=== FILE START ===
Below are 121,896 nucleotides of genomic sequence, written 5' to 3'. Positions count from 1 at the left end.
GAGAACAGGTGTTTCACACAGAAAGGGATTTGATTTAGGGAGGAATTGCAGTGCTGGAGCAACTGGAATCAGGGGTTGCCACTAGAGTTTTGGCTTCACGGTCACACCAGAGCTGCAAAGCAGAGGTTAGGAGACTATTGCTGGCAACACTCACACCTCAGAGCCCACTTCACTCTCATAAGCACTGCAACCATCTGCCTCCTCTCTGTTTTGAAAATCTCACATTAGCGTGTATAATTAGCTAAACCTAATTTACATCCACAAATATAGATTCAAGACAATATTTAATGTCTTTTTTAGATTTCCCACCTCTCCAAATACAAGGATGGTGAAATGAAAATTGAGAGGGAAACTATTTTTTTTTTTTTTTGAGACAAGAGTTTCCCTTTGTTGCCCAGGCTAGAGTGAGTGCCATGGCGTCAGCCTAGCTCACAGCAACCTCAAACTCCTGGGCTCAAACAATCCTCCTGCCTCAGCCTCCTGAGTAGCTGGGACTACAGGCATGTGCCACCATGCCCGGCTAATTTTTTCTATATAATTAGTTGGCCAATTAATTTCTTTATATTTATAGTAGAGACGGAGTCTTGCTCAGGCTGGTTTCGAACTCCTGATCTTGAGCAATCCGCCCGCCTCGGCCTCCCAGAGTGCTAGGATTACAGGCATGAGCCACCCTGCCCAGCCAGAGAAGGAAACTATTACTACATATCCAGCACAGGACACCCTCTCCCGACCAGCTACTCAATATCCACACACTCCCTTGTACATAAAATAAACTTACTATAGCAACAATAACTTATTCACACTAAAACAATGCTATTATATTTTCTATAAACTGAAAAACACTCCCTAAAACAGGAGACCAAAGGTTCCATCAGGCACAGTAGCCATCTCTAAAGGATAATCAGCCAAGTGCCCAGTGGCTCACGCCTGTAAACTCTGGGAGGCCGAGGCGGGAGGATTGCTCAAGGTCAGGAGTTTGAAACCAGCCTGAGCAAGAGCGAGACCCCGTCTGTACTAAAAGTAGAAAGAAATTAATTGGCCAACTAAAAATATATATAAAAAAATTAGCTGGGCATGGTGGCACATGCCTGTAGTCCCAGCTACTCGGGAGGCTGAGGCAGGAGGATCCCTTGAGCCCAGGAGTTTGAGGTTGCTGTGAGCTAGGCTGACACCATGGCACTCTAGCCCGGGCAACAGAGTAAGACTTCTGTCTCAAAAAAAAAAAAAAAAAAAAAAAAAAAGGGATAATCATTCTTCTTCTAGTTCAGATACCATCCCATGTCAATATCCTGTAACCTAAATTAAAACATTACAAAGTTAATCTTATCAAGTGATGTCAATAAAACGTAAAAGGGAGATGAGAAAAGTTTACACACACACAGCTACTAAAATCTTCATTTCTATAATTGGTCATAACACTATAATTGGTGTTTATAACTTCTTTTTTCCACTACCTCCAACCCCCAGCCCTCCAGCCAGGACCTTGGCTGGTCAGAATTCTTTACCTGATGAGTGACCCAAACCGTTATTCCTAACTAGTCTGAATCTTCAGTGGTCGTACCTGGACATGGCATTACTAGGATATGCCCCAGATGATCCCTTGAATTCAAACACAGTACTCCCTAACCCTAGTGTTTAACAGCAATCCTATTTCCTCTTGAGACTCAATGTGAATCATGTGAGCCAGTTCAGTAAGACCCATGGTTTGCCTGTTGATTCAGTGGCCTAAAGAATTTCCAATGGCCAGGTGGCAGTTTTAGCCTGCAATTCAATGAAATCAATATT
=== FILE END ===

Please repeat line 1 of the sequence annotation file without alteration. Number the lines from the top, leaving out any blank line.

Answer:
Below are 121,896 nucleotides of genomic sequence, written 5' to 3'. Positions count from 1 at the left end.